Unsettled Outlook, New Zealand in a Greenhouse World
Matt McGlone, Tom Clarkson and Blair Fitzharris
GP Books, Wellington, 1990, $19.95
Historical Taranaki: An Archaeological Guide
GP Books, Wellington, 1990, $19.95
The ‘Greenhouse effect’ has entered our vocabulary. Most people are aware that it has something to do with global warming but are liable to get it confused with ozone depletion. Any who have delved into the subject in more detail have found it far from simple and the information gleaned will vary depending on whether one is looking for ‘scientific fact’ or ‘planning probability’. Some of the predictions sound like something out of science fiction and somehow little connected to everyday life.
‘Unsettled outlook’ is a term weather forecasters use when they are uncertain about what tomorrow will bring but suspect we are not going to like it. The first half of this slim volume, written by three eminent New Zealand climate researchers, describes in detailed but clear fashion what is understood about the atmosphere, its pollution and the effect it is having, our weather patterns, the Greenhouse effect and ozone depletion. This section covers the basics that many of us know about, such as the importance of CO2 production and the balance between carbon sinks (such as fossil fuels and trees) and atmospheric CO2. It also details less well known facts; for example, in New Zealand the worst offending gas for producing the Greenhouse effect is methane, which is predominantly created by sheep and cattle. The methane, added to our nett CO2 production, puts us high on the list of offending countries on the global atmospheric pollution stakes.
The most alarming information relates to ozone depletion. Two American scientists have proposed a hypothesis that there would be a catastrophic drop in stratospheric ozone in the event of a major volcanic eruption the size of Krakatoa. The injection of sulphur gases into the stratosphere from a volcano would act synergistically with the CFCs we have released to create major ozone destruction in mid latitudes. This could well lead to crop failures over a whole hemisphere.
The second half of the book attempts to gaze into the dirty crystal ball. On the basis of the best current guesses it outlines the likely climate changes in New Zealand. It then looks at the consequences of those changes on the physical landscape, including our farming sector and our natural habitat. The most important message is that to be a successful farmer an ability to predict the weather is essential. As the effects of global warming develop we will stray further and further from the established weather patterns that we have gained some ability to predict. It might be nice having a warm winter in Central Otago, but it does nothing for the apricot harvest.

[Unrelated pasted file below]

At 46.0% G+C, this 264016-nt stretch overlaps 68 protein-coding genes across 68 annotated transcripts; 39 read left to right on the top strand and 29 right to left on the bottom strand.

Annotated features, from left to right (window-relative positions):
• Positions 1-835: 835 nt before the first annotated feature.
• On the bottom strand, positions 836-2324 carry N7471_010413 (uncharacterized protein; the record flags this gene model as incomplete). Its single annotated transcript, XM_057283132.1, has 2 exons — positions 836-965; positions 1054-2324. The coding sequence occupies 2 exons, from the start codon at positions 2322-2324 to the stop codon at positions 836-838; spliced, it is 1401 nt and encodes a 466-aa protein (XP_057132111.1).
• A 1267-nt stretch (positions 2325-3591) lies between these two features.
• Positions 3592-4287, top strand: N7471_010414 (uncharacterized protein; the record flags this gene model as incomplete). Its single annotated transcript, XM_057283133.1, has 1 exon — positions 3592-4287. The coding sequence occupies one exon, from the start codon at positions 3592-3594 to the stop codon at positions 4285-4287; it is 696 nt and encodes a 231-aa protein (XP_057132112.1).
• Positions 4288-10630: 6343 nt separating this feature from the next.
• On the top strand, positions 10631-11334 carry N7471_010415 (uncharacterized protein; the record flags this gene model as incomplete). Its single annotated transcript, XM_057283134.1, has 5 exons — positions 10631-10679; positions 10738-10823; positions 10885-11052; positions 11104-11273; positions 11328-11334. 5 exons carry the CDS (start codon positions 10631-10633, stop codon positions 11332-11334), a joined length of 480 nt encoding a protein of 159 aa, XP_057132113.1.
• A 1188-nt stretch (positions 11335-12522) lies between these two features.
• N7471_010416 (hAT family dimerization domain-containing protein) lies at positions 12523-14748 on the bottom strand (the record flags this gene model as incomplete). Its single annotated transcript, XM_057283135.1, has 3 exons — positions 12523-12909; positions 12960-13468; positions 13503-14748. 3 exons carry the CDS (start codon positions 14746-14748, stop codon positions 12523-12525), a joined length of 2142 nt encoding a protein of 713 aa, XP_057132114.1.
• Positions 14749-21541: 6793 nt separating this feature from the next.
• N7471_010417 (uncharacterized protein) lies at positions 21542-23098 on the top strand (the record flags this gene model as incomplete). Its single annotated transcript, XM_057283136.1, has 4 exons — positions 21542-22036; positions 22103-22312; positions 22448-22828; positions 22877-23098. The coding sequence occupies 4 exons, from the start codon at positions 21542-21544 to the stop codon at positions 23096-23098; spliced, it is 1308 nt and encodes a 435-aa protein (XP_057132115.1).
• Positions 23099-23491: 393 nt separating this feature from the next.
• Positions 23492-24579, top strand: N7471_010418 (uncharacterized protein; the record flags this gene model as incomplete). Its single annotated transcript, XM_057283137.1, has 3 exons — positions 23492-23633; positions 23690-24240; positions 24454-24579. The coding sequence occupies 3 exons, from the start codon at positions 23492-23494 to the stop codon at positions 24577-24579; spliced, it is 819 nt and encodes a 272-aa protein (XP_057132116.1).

The final chapter looks at possible international, national and individual responses focusing mostly on what practical things should be done without much regard to the major political problems.
This is an important book. Much has been written about the Greenhouse effect and ozone depletion, but I haven’t seen anything as scholarly, concise and readable as Unsettled Outlook. As the authors say, ‘If you as a New Zealander wish to understand what is going on and perhaps make a contribution to the debate which has begun about atmospheric change, you have no option but to try to understand some of the basics. If not, you’ll be the passive victim of every shrill headline and emotion-laden TV special. There has never been a time when intelligent public participation has been more urgently needed’. This is a good book to start with.
Not long after arriving in Taranaki I discovered Pukerangiora which lies above a precipitous cliff overlooking the Waitara River Valley. It is steeped in both pre-European history and that from the land wars. This combination of stunning views with such an aura makes it one of my favourite places. Many people in Taranaki have never been there, let alone to the other wonderful historic sites.
Nigel Prickett’s guide has a brief history of Taranaki and a section on how to interpret sites; how to find them, their history and features. It is presented in a clear accessible fashion with excellent illustrations. Its 64-page format would fit well into the car glove box. It is limited to archaeology, so the places are either fortified pa or colonial defensive posts. This is a shame because the distinction between archaeological and other historic sites is not important to the layperson using this book. Similar information about Hurworth, The Gables Cottage Hospital and Parihaka, for instance, would greatly complement it: perhaps this should be the subject matter for a companion volume. Several of Taranaki’s rich heritage of sites have been badly damaged and those that remain are in my view undervalued. More information and awareness of these is the best way to achieve better protection; this guidebook will help.
Ben Gray is a general practitioner and Regional Councillor who has lived in Waitara for the last 10 years. He has been active in the environmental movement, particularly in relation to the Think Big Projects and the Waitara Waitangi Tribunal hearings and now as a Regional Councillor.